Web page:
One area of promise warranting further research is the presence of prediabetes at baseline and whether this may be targeted in future precision prevention research. Low certainty evidence suggests that individuals at risk of T2D or with prediabetes at baseline benefit slightly more from prevention interventions than those not at risk of T2D3,4,5,6. However, the evidence is inconsistent, even though the studies report that a lifestyle intervention, compared to standard care, results in higher T2D reduction rates among studies conducted in Asia17,18,19,20. Beyond the methodological limitations of the available evidence, an additional reason for inconsistent evidence supporting the greater effectiveness of lifestyle interventions for the prevention of T2D among individuals with prediabetes is due to the heterogeneity that characterizes this condition. Prediabetes refers to a pathophysiological state of early alterations in glucose metabolism that precedes the development of diabetes. Still, the mechanisms by which glucose is elevated are very different and could range from those with primary alterations in insulin secretion pathways to those with primary insulin resistance21. Clinical trials specifically designed to capture the nuances and complexity of early glycemic alterations and whether individuals with distinct pathophysiological features benefit from more targeted preventive interventions are needed to fill the gap in current T2D precision prevention evidence.

Even though there are far more lifestyle intervention trials for the prevention of T2D than diet alone and diet supplementation trials, collectively, however, results for effect modification by any one factor are sparsely reported or arising from an evidence base of very different trials and patient populations. Further, many secondary analyses in this systematic review are derived from two single clinical interventions viz, the DPP and the DPS. Findings from available evidence contrast with recent clinical studies documenting variable responses to identical foods, diets, or lifestyle interventions based on inter-individual differences in demographic, clinical, genetic, gut microbiota, and lifestyle characteristics22,23,24. While these studies offer insights into variable postprandial metabolic response, their short follow-up periods, the lack of time-series data and changes in parameters that could influence response to interventions, and the inclusion of relatively young and healthy individuals preclude the generalizability to T2D prevention efforts. Whether the promise of T2D precision prevention is matched by evidence of the long-term beneficial impact remains uncertain. Still, interest and activity in this field are proliferating to identify factors underlying variable nutritional responses and develop algorithms to predict individual responses to nutrients, foods, and dietary patterns.

While recent studies support the benefits of losing body weight loss on the risk of developing T2D regardless of the mechanisms underlying T2D, there is still enormous variability in individual response to weight-loss interventions. For example, the DIETFITS study25, showed that weight change varied widely within each study group, ranging from a loss of ~30 kg to a gain of ~10 kg. While weight loss is critical in T2D prevention, these findings reinforce the continued effort to identify molecular, environmental and social characteristics underlying the variable response to diabetes prevention interventions.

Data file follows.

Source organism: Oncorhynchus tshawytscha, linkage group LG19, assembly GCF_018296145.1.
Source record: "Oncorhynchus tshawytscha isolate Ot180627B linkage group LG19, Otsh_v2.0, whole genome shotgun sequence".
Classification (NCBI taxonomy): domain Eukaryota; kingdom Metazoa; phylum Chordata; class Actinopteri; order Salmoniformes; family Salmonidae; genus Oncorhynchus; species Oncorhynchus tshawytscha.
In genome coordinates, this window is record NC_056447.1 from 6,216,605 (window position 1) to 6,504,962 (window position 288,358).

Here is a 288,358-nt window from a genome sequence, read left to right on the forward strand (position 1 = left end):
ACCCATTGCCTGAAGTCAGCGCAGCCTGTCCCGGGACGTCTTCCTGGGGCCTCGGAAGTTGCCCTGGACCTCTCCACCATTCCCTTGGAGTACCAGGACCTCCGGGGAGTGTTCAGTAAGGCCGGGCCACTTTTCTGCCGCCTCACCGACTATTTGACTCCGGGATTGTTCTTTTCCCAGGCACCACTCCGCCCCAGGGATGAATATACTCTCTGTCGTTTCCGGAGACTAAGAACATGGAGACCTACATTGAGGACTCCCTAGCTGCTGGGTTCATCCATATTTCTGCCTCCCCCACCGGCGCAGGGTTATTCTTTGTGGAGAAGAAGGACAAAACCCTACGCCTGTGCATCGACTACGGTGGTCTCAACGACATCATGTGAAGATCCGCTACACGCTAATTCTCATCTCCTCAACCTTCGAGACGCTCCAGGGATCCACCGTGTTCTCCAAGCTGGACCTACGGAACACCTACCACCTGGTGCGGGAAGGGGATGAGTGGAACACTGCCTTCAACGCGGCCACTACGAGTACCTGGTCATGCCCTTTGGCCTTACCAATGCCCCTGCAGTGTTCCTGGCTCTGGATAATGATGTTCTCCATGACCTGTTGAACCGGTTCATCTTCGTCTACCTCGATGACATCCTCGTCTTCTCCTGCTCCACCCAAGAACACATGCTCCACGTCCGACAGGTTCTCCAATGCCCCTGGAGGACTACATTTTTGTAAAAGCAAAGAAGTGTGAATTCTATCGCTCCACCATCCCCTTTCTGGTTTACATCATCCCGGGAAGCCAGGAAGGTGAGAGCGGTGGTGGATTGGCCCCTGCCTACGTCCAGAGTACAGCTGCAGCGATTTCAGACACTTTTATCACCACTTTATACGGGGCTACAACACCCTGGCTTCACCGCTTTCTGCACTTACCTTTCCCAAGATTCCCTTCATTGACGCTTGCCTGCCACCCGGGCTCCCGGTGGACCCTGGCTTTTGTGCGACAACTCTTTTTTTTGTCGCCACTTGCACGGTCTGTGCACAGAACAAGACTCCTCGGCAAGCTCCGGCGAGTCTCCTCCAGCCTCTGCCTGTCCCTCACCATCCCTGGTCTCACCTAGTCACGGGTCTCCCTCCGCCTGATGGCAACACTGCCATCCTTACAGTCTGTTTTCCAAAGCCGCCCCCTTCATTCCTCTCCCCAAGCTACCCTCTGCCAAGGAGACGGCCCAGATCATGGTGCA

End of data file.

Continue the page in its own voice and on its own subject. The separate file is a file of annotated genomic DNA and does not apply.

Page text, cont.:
Our systematic review had some limitations. The scope of our literature review as part of the PDMI was broad and inclusive of diverse study designs, T2D prevention strategies, study populations, and effect modification analyses. Although this resulted in a heterogeneous evidence base and did not provide an opportunity for meta-analysis, we qualitatively synthesized the evidence for precision prevention. Our hypothesis originally spanned to include observational studies, which were ultimately excluded due to the uncertainty of their being readily related to clinical interventions. Protocol amendments were registered to reflect these decisions prior to study screening and extraction. Moreover, as our scope only included moderators of the intervention efficacy on T2D, which are typically measured prior to or at baseline26, important mediators of the intervention effects on T2D as e.g., weight loss was not addressed and discussed. This will be important to address in future studies to gain a deeper understanding of heterogenous lifestyle interventions responses.

In conclusion, our systematic review and synthesis of the T2D prevention literature provide low to very low certainty evidence that sociodemographic, clinical, lifestyle, or molecular factors are more useful, valid, and consistent in informing T2D precision prevention strategies than current interventions. We also uncover several areas of potential for growth in the precision medicine field, including prospectively designed interventions and clinical trials incorporating the investigation of treatment response heterogeneity.